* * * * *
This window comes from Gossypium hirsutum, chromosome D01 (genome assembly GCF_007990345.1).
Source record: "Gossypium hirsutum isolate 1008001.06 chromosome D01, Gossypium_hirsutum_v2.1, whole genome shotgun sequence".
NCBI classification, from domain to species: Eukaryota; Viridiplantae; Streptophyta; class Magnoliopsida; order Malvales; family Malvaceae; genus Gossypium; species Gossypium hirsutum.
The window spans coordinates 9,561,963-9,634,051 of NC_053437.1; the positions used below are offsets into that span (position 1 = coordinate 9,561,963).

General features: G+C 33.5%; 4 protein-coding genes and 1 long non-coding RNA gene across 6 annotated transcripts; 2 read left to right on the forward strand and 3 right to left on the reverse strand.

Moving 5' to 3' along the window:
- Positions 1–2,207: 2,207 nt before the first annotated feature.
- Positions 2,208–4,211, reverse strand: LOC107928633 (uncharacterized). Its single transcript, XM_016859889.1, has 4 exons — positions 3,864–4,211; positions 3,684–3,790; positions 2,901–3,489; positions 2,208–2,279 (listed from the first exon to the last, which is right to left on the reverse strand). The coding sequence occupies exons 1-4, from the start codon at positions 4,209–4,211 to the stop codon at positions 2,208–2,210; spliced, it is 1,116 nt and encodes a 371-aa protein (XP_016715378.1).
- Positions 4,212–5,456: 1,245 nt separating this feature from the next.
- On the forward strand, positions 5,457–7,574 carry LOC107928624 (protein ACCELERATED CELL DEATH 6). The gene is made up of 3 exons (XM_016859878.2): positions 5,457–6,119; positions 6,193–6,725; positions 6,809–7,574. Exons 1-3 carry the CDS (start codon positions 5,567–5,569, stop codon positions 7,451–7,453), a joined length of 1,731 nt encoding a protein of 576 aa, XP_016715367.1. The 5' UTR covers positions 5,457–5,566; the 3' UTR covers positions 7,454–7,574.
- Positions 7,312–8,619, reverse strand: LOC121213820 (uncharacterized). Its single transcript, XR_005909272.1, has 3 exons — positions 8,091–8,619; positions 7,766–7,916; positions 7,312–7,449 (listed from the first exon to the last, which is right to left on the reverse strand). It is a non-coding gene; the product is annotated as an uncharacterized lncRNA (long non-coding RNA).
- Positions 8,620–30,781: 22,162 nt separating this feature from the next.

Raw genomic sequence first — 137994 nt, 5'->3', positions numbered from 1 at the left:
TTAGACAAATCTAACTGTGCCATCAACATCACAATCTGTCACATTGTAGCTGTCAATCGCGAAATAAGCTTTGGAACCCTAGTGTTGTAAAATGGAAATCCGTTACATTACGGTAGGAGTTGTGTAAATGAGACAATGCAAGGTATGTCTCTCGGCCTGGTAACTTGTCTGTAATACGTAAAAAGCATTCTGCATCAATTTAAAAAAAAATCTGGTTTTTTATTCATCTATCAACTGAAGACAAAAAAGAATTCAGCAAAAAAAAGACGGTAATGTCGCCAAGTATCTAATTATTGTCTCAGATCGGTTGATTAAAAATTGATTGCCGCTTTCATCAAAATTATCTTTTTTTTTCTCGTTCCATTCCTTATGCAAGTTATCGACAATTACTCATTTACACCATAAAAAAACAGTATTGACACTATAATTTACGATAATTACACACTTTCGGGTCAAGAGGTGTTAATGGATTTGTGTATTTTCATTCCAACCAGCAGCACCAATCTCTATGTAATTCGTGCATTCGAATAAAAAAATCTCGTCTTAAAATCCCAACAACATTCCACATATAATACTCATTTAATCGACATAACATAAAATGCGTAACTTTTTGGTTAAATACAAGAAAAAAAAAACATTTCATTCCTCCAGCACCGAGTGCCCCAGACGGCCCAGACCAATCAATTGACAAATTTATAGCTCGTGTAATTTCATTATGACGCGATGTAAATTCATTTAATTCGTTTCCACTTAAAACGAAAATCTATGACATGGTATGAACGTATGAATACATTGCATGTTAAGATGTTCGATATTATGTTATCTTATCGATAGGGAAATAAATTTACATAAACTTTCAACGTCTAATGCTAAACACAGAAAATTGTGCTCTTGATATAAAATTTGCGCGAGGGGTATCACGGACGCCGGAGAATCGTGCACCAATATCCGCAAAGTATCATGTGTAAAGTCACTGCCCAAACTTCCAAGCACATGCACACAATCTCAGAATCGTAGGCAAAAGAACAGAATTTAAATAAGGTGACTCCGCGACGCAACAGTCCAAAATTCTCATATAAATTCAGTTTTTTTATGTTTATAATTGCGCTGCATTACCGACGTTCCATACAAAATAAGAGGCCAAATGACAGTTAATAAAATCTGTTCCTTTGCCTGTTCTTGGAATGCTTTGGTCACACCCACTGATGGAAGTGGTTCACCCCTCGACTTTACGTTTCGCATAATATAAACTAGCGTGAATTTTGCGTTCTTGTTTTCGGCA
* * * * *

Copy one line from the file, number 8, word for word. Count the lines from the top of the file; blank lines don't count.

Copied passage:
- Positions 2,208–4,211, reverse strand: LOC107928633 (uncharacterized). Its single transcript, XM_016859889.1, has 4 exons — positions 3,864–4,211; positions 3,684–3,790; positions 2,901–3,489; positions 2,208–2,279 (listed from the first exon to the last, which is right to left on the reverse strand). The coding sequence occupies exons 1-4, from the start codon at positions 4,209–4,211 to the stop codon at positions 2,208–2,210; spliced, it is 1,116 nt and encodes a 371-aa protein (XP_016715378.1).